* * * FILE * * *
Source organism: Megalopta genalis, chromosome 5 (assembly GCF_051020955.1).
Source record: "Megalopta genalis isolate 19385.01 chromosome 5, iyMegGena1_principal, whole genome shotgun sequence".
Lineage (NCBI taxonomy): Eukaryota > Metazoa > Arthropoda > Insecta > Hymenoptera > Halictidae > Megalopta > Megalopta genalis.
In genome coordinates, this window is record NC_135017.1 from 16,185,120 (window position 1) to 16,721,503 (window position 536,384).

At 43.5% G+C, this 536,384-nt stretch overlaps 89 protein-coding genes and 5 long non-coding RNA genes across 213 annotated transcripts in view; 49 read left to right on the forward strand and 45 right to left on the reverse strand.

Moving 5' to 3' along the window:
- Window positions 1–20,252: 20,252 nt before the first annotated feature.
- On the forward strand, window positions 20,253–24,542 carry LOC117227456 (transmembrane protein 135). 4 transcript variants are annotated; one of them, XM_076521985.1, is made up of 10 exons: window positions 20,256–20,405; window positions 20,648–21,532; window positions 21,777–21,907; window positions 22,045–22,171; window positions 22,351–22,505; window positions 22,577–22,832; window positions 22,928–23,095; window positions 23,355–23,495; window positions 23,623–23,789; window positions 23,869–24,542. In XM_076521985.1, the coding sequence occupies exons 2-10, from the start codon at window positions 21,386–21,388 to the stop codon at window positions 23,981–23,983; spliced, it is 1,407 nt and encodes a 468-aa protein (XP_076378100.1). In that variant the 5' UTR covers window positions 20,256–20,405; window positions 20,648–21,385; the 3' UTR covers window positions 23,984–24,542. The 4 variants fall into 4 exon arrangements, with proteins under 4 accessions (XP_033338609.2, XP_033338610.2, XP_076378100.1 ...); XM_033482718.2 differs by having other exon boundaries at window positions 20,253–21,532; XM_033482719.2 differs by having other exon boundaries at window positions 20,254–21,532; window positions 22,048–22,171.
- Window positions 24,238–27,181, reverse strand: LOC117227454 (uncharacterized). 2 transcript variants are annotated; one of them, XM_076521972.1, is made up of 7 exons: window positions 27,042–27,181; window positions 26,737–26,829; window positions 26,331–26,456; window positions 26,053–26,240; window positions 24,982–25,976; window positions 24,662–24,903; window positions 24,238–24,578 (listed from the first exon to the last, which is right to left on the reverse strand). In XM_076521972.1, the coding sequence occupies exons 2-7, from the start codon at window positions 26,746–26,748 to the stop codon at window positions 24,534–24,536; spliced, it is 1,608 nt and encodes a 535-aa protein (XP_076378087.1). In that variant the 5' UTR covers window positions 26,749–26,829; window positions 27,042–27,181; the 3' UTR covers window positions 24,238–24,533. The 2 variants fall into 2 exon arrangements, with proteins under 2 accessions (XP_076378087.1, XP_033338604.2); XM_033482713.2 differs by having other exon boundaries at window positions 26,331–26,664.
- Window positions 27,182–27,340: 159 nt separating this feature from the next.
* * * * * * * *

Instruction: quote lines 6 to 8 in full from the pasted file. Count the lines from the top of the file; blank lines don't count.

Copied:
Moving 5' to 3' along the window:
- Window positions 1–20,252: 20,252 nt before the first annotated feature.
- On the forward strand, window positions 20,253–24,542 carry LOC117227456 (transmembrane protein 135). 4 transcript variants are annotated; one of them, XM_076521985.1, is made up of 10 exons: window positions 20,256–20,405; window positions 20,648–21,532; window positions 21,777–21,907; window positions 22,045–22,171; window positions 22,351–22,505; window positions 22,577–22,832; window positions 22,928–23,095; window positions 23,355–23,495; window positions 23,623–23,789; window positions 23,869–24,542. In XM_076521985.1, the coding sequence occupies exons 2-10, from the start codon at window positions 21,386–21,388 to the stop codon at window positions 23,981–23,983; spliced, it is 1,407 nt and encodes a 468-aa protein (XP_076378100.1). In that variant the 5' UTR covers window positions 20,256–20,405; window positions 20,648–21,385; the 3' UTR covers window positions 23,984–24,542. The 4 variants fall into 4 exon arrangements, with proteins under 4 accessions (XP_033338609.2, XP_033338610.2, XP_076378100.1 ...); XM_033482718.2 differs by having other exon boundaries at window positions 20,253–21,532; XM_033482719.2 differs by having other exon boundaries at window positions 20,254–21,532; window positions 22,048–22,171.